Former Portuguese president Mario Soares has died, aged 92. He was one of the few Portuguese statesmen to become an international name (well, I can’t think of another one!). He steered Portugal through a tortuous period post-revolution, putting the country on the road to social democracy.
I met him in 2005. The indomitable Soares, then 81, was running yet again for the Portuguese presidency as the official candidate of the Socialist Party. He had already served two terms as president, between 1986 and 1996, but was running for a third five-year term (the Portuguese constitution allows for an individual to run for three terms as long as they are not consecutive).
Soares gave a lunchtime address, hosted by the British and German Chambers of Commerce. It was no secret that Soares disliked his principal opponent Cavaco Silva intensely (the conservative candidate who eventually defeated him easily for the presidency) and this was reflected in several well-directed personal barbs – without naming him directly.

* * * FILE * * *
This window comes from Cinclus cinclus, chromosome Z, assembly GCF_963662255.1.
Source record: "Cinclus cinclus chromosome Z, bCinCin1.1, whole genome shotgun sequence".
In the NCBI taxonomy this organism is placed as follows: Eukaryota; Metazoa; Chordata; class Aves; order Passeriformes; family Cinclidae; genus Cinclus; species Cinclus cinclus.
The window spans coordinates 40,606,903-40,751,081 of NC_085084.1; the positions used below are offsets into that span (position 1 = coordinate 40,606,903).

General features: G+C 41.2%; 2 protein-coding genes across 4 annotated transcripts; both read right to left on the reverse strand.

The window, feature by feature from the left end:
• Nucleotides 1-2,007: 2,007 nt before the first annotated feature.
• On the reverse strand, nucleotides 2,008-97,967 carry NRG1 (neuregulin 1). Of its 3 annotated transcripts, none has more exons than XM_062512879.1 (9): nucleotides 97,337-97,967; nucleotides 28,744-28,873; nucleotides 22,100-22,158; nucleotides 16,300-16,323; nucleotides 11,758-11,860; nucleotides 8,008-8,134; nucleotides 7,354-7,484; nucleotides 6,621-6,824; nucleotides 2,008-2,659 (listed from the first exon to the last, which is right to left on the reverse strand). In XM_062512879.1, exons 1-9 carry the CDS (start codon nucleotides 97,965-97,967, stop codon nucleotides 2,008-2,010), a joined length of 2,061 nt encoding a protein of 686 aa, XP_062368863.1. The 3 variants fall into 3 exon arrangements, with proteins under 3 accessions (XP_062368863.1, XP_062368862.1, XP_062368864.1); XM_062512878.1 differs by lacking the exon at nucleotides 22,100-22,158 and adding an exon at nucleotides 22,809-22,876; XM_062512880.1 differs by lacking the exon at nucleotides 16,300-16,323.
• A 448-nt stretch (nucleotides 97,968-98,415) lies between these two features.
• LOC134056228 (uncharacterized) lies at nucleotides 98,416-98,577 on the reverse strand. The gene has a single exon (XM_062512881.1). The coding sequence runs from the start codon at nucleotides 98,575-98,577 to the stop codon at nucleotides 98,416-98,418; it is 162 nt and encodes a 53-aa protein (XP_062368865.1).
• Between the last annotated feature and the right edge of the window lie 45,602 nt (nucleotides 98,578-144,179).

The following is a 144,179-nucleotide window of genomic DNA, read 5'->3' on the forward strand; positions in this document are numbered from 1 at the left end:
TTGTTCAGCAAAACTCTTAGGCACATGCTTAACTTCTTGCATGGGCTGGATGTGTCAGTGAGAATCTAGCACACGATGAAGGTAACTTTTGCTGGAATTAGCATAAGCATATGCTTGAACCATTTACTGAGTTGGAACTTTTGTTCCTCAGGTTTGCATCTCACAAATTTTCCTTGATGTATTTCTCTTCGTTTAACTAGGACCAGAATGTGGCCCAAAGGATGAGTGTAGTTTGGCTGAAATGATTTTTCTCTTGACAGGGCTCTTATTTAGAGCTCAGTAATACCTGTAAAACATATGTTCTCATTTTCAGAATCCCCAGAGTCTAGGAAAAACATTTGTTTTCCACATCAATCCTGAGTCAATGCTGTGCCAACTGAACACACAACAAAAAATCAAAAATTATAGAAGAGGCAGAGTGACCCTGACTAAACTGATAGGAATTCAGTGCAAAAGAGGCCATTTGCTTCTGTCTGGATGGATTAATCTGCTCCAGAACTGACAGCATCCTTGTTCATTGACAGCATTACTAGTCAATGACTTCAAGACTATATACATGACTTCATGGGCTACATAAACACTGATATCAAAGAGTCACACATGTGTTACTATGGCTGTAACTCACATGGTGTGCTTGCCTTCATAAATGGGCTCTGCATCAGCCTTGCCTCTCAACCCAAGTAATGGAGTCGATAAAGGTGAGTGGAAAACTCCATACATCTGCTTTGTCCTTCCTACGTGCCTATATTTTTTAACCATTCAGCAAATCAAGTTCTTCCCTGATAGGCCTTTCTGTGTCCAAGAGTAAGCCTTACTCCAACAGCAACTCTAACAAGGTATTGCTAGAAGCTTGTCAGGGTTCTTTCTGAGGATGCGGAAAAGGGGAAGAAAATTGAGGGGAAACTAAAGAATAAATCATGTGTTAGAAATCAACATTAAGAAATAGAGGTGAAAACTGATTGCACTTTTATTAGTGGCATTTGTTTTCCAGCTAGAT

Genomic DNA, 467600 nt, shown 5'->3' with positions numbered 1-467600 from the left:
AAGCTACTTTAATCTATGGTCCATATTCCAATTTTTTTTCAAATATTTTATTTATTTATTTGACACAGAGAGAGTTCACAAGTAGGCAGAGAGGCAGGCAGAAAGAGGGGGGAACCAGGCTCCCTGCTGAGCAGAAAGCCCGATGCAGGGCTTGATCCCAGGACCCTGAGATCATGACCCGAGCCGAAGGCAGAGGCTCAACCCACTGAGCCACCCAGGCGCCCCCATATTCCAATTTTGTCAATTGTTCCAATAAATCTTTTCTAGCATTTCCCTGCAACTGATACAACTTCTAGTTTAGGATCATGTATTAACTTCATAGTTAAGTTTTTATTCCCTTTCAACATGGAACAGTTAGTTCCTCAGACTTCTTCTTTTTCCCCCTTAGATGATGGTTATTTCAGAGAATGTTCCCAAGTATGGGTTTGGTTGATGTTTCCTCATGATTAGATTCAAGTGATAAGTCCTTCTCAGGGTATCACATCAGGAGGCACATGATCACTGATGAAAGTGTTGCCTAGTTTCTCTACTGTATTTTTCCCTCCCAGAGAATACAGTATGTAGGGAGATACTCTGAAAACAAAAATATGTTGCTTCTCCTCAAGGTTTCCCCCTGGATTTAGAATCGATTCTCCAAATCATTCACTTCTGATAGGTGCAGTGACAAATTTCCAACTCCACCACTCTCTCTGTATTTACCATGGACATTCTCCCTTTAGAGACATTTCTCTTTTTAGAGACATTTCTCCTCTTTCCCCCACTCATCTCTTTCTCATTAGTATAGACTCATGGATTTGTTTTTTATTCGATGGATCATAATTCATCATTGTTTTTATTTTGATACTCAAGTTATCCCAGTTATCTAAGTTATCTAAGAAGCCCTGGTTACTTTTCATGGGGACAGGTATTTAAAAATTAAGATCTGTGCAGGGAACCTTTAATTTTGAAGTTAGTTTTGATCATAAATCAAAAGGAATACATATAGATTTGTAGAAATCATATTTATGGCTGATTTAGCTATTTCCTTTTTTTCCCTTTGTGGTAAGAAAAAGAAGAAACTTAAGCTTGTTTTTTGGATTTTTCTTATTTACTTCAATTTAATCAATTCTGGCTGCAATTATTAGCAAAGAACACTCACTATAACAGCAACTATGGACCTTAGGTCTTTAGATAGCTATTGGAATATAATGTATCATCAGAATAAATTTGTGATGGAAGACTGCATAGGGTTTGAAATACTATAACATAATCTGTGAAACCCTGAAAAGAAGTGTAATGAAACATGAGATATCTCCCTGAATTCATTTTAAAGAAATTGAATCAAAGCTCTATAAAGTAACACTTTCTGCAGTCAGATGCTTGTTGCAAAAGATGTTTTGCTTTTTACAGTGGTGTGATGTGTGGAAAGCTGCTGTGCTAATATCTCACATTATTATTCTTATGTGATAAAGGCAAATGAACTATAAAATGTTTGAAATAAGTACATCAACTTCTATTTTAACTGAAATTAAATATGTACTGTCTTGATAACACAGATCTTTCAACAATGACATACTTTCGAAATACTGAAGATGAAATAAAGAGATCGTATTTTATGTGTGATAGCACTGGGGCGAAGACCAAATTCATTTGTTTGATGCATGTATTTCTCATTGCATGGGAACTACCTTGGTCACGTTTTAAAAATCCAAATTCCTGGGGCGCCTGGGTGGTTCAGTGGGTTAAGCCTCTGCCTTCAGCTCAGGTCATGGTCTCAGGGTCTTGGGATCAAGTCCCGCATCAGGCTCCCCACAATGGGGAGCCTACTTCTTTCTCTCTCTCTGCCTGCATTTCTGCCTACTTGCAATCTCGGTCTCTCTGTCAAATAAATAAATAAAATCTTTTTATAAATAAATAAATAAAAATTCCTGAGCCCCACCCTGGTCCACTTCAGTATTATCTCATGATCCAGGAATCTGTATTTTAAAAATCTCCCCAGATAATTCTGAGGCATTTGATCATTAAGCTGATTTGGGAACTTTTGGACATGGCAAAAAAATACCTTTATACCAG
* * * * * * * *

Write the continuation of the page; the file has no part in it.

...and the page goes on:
I remember Soares arriving at the hotel and quickly knocking back a glass of red wine in one go, his whole body reclining as he drained the last drop (I mean no disrespect when I mention that. It’s pretty normal for Portuguese culture.).
He was devastated to lose the election the following year to Cavaco Silva. I also covered Cavaco Silva’s inaugural address and Soares did not join in the applause following the new president’s speech.
RIP Mario Soares
Gabriel Hershman, journalist and author
Editor’s note: Gabriel covered the luncheon event for the Resident at the time. You can find the article at portugalresident.com (title: ‘Mário Soares parades the human touch’)